The 504 Plan is basically a tool you can use for telling the school what’s expected of their staff in handling your son’s medical care. You can tell them what you want, and if there are any reasons they can’t supply it, then you sit with them and negotiate a compromise — one that DOES NOT compromise your son’s medical care or safety. How he gets his care is negotiable, under the ADA; whether he gets it isn’t. They have to provide appropriate care, but the details are for you and the school’s staff/administration to hammer out.
As far as CGM data transmission is concerned, I do not know a lot about this subject (yet), since we’re still in the process of getting Eric a Dexcom ourselves. He was on the Minimed CGM but had to discontinue because he developed an allergic reaction to one of the ingredients in the sensor — which I gather is a pretty common with the first generation Minimed CGM but is less likely with a Dexcom.
In any case, if your son’s CGM is part of his prescribed diabetes therapy (and it is) they can’t actually stop you from using it. In fact, trying to do so could arguably seen as a violation of their ADA responsibilities, and could even be seen as negligent — I mean, if the doctor prescribed this device for a medical purpose, it follows that refusing to allow the child to have it threatens his health. The only thing they really can do is deny you access to their Internet capability, which would stop you from transmitting the CGM data from his sensor to your phone, but I think if you help them to understand its value, they wouldn’t have any good reason to do that.
I do know that it is possible to set this up, though. There’s an organization called “NightScout” that got impatient with the various manufacturers’ refusal to move on this issue and created a CGM hack that enables parents to have their kids’ CGM data put into the cloud in real time. The website is here http://www.nightscout.info and frankly as long as your school has wifi enabled, I don’t see why the school would have any valid reason to object or even be aware that you’re transmitting — you simply set up the CGM to transmit the data and they can’t very well stop you from receiving it. Nor should I think they’d want to. If the school limits access to internet or does not have wifi, then what I would do in that situation is ask them to allow you to install a wifi router in your son’s classroom (with appropriate password etc.) hooked up to the school’s internet account, to be used only for your son’s CGM. You can get a decent router fairly cheaply, and it would be your property not the school’s, so that each year you could move it to his new classroom. That might be where you’d have the most trouble getting them to agree — they could very well consider it a liability and decide it’s easier to just say no.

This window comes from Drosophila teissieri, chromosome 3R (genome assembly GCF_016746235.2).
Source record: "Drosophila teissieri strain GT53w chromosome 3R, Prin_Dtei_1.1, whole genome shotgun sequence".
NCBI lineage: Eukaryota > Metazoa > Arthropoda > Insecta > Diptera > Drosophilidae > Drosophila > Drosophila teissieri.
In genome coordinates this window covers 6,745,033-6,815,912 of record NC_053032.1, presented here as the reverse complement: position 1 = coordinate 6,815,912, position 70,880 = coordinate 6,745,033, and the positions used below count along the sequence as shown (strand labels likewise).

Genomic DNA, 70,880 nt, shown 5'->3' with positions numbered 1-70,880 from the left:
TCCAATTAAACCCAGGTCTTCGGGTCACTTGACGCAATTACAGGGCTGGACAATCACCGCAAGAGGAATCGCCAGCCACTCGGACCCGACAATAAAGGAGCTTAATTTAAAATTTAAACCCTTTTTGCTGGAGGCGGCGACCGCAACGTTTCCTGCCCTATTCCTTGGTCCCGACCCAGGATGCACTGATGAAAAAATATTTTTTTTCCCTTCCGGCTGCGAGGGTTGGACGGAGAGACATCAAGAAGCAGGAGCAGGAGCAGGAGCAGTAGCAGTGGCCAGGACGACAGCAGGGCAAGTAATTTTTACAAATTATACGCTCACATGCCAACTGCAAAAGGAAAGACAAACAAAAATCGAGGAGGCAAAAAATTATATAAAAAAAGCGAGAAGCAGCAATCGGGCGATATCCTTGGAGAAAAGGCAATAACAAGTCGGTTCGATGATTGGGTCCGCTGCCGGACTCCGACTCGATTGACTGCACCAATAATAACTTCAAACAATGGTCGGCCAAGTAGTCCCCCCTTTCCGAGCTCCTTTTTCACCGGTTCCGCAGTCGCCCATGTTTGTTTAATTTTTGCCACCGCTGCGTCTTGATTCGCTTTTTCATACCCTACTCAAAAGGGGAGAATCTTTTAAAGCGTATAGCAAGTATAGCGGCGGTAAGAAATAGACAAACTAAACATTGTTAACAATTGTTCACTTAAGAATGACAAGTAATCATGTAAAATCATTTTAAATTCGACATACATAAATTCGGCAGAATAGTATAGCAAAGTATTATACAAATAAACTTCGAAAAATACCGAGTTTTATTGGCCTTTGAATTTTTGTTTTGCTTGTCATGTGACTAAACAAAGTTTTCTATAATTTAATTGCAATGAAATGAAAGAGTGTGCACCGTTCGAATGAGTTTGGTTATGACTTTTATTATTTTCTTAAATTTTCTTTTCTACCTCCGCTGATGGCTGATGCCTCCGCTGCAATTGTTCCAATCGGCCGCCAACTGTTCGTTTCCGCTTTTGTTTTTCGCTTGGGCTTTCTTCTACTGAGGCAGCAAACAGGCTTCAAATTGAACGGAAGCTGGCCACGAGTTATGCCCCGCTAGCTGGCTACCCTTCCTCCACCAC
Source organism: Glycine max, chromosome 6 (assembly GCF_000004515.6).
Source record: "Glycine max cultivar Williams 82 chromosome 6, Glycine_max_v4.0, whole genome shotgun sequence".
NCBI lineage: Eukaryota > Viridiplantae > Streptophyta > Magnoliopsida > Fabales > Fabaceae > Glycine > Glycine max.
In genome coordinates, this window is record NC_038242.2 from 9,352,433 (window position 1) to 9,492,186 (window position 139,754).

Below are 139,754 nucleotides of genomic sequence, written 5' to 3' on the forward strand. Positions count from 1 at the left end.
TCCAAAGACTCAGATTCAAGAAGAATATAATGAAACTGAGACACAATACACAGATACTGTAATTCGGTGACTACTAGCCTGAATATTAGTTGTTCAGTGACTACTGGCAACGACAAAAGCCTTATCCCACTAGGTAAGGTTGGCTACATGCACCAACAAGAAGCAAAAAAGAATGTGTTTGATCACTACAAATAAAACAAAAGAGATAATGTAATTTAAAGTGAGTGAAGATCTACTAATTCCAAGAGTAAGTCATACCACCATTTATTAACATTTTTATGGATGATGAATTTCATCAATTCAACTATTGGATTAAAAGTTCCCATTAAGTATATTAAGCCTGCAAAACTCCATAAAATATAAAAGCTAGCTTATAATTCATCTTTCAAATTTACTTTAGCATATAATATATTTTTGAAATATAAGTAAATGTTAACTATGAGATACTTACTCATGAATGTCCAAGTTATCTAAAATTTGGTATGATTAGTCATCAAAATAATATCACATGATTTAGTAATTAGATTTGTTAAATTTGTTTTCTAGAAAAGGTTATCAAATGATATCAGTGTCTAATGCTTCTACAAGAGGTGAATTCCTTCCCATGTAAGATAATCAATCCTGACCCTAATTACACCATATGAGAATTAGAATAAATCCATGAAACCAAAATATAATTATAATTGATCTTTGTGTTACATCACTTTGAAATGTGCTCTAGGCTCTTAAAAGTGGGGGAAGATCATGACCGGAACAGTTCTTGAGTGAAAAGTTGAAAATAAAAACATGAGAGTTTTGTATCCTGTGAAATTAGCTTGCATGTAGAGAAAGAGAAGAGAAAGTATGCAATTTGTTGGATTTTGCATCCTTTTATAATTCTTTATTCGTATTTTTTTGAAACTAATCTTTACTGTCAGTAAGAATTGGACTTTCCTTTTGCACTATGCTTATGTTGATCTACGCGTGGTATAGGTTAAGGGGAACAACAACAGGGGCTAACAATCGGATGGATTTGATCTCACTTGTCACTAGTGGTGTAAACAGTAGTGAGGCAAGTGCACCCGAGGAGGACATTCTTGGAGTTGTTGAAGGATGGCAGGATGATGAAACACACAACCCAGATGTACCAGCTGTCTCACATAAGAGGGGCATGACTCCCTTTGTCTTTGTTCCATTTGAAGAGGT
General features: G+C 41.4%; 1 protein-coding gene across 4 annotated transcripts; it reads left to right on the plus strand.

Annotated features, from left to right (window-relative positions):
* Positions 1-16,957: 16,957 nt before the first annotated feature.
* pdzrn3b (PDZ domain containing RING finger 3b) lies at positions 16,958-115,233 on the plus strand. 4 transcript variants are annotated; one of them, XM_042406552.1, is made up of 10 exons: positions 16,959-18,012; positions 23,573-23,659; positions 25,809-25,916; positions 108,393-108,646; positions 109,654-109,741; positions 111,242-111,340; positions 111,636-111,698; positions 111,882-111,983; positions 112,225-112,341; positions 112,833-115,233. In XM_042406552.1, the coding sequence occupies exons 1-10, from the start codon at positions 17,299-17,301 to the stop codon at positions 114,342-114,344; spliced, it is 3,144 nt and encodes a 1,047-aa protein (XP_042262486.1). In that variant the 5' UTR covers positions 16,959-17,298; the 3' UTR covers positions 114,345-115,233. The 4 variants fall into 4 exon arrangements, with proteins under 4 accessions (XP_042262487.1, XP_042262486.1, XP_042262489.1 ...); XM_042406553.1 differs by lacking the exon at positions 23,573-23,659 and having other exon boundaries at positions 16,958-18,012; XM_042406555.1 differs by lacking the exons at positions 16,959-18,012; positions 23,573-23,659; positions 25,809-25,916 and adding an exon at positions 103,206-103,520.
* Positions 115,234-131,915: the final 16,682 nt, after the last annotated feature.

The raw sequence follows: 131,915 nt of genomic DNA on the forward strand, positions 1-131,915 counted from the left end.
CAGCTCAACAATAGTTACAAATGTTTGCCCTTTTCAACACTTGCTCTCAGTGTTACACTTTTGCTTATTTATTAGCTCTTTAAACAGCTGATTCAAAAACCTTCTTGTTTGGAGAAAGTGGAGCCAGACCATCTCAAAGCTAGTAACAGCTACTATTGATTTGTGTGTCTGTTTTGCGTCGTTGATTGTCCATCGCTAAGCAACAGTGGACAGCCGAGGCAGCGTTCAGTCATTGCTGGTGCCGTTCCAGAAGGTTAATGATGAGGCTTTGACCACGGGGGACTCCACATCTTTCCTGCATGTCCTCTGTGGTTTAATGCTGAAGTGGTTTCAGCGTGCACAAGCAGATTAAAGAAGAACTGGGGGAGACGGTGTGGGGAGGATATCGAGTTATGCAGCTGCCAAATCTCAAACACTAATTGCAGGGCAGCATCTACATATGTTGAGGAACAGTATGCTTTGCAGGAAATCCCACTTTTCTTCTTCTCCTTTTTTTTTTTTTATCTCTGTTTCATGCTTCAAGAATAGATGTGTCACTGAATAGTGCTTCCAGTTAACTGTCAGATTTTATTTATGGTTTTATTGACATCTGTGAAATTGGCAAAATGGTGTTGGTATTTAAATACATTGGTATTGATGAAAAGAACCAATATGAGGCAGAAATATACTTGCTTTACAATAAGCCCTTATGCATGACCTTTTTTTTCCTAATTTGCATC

But many if not most school districts probably already have wifi capability, and surely they’ll be able to recognize the value of having an extra set of eyes on your son’s BG values, and you could argue that it would be useful for the nurse as well because then he or she could be given access to the data and monitor your son remotely too, and only go to the classroom (or have your son brought to the nurse’s office) if there were signs that the blood sugar was going down rapidly or had hiked up too high. For school districts that only have one nurse covering several schools, this would actually be a Godsend.
So there you have it — that’s the sum total of what I know about this subject, but I hope to learn more once Eric’s Dexcom gets approved (fingers crossed!)
As far as logging his insulin intake for remote viewing is concerned, we use paper records ourselves but I don’t see any reason why it couldn’t be done on say a Google doc. If you set up a Google spreadsheet that the nurse could log into and put in the date, time, BG, carb intake and bolus, that would give both you and her/him access to the same data set at any time. Depending on how tech savvy your nurse or aide is, you might have to sit down with them at the start of school and show them exactly what to do — and I would give them a written step-by-step as well in case you have a sub one day — but it’s worth the effort to ensure they know how to handle your son’s care. I’m very hands-on with my son’s school and it has never been something I’ve regretted.